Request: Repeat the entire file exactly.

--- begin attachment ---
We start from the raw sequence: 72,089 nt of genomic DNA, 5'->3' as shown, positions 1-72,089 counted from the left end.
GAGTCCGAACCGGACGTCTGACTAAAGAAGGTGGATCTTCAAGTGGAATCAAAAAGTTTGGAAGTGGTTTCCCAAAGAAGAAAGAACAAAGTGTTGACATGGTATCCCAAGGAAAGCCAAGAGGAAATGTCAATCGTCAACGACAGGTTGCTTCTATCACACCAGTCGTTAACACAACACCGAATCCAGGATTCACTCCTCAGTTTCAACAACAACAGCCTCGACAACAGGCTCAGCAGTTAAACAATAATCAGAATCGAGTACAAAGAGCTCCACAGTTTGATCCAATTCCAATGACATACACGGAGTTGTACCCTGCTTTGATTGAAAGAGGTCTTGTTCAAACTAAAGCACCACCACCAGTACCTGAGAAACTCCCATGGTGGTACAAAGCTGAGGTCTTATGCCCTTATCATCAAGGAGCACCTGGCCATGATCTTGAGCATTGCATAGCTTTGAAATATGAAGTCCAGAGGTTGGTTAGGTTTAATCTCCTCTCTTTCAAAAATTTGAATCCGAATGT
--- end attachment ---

We start from the raw sequence: 72,089 nt of genomic DNA, 5'->3' as shown, positions 1-72,089 counted from the left end.
GAGTCCGAACCGGACGTCTGACTAAAGAAGGTGGATCTTCAAGTGGAATCAAAAAGTTTGGAAGTGGTTTCCCAAAGAAGAAAGAACAAAGTGTTGACATGGTATCCCAAGGAAAGCCAAGAGGAAATGTCAATCGTCAACGACAGGTTGCTTCTATCACACCAGTCGTTAACACAACACCGAATCCAGGATTCACTCCTCAGTTTCAACAACAACAGCCTCGACAACAGGCTCAGCAGTTAAACAATAATCAGAATCGAGTACAAAGAGCTCCACAGTTTGATCCAATTCCAATGACATACACGGAGTTGTACCCTGCTTTGATTGAAAGAGGTCTTGTTCAAACTAAAGCACCACCACCAGTACCTGAGAAACTCCCATGGTGGTACAAAGCTGAGGTCTTATGCCCTTATCATCAAGGAGCACCTGGCCATGATCTTGAGCATTGCATAGCTTTGAAATATGAAGTCCAGAGGTTGGTTAGGTTTAATCTCCTCTCTTTCAAAAATTTGAATCCGAATGT